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An English basement is an apartment on the lowest floor of a building, generally a townhouse or brownstone, which is partially below and partially above ground level and which has its own separate entrance from the rest of the building.
English basements are often rented out separately from the main dwelling, either by a single landlord who owns both portions of the building or by a tenant of the building who sub-lets the English basement. English basements are most common in larger, older cities like London, New York City, Boston, and Washington, D.C..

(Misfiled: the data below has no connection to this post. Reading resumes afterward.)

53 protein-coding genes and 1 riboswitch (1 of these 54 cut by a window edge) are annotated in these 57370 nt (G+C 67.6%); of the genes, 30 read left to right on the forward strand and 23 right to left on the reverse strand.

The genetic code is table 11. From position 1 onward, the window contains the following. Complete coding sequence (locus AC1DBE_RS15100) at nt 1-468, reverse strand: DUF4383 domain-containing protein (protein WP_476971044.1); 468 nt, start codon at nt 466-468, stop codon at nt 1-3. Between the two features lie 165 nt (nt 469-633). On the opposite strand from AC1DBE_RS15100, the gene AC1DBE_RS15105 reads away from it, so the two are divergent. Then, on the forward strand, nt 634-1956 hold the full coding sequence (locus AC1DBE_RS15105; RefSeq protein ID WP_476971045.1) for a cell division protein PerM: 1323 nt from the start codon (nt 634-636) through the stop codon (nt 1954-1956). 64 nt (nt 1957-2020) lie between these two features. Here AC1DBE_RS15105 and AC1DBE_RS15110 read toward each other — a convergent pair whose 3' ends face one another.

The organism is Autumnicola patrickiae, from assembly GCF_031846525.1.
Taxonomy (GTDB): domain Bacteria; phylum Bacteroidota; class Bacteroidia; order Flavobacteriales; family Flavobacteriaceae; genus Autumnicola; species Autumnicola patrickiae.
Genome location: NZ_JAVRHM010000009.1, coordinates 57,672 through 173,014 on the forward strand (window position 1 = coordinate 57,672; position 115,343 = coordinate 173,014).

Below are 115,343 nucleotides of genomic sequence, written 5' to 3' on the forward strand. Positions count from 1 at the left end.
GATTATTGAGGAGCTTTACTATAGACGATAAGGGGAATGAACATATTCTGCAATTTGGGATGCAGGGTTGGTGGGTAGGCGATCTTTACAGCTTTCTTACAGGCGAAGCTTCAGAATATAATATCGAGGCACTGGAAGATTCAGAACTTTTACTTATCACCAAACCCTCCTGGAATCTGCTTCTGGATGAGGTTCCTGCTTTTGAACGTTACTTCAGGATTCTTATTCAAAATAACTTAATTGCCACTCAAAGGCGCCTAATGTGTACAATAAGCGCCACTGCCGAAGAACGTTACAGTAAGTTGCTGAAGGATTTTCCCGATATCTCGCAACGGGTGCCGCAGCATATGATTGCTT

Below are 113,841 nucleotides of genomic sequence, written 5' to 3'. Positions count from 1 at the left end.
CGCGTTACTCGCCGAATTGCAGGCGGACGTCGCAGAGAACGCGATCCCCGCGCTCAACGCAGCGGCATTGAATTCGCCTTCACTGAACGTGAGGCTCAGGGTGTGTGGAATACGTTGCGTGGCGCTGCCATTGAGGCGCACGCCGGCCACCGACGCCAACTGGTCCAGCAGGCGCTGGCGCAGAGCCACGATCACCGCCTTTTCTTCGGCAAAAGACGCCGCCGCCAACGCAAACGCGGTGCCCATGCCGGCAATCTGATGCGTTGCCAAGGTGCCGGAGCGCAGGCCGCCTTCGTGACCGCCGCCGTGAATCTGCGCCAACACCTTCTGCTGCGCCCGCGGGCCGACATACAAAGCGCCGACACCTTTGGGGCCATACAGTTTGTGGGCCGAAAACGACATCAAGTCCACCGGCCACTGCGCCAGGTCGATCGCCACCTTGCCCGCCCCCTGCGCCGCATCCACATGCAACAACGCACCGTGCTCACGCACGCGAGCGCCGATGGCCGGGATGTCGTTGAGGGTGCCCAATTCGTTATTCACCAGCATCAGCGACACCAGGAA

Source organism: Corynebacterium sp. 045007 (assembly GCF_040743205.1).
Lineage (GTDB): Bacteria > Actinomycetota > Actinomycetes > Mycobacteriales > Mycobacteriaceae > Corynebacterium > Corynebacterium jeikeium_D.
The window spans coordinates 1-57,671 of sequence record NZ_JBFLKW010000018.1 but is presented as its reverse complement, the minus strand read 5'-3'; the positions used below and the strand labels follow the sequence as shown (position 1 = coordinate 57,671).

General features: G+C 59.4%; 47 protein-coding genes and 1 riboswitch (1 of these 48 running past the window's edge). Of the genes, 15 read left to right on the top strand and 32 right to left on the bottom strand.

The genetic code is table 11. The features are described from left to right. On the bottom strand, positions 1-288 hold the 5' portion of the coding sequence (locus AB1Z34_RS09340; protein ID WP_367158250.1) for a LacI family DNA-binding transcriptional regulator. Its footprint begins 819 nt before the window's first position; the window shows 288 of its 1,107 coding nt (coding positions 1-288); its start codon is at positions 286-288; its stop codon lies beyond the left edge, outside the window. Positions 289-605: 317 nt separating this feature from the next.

In other cities, such as Chicago and San Francisco, this space is referred to as a "garden apartment". The phrase "English basement" is mostly an Americanism. In Québec, in both English and French, this space is known as a "demi sous-sol," literally a "half-basement." In the United Kingdom, this style of apartment is usually known as a "garden flat". The origin of the term "English basement" dates back to at least the mid-19th century. The earliest citation in the OED is 1853 ("1853 N.Y. Daily Times 8 July 5/3 (advt.) House for sale... A new three-story English basement house."). Some people refer to it as the "garden level". Building codes in most cities use neither of the phrases, stating that any floor partly below grade-level is simply a "basement" and a floor more than 50% below grade-level is a "cellar".
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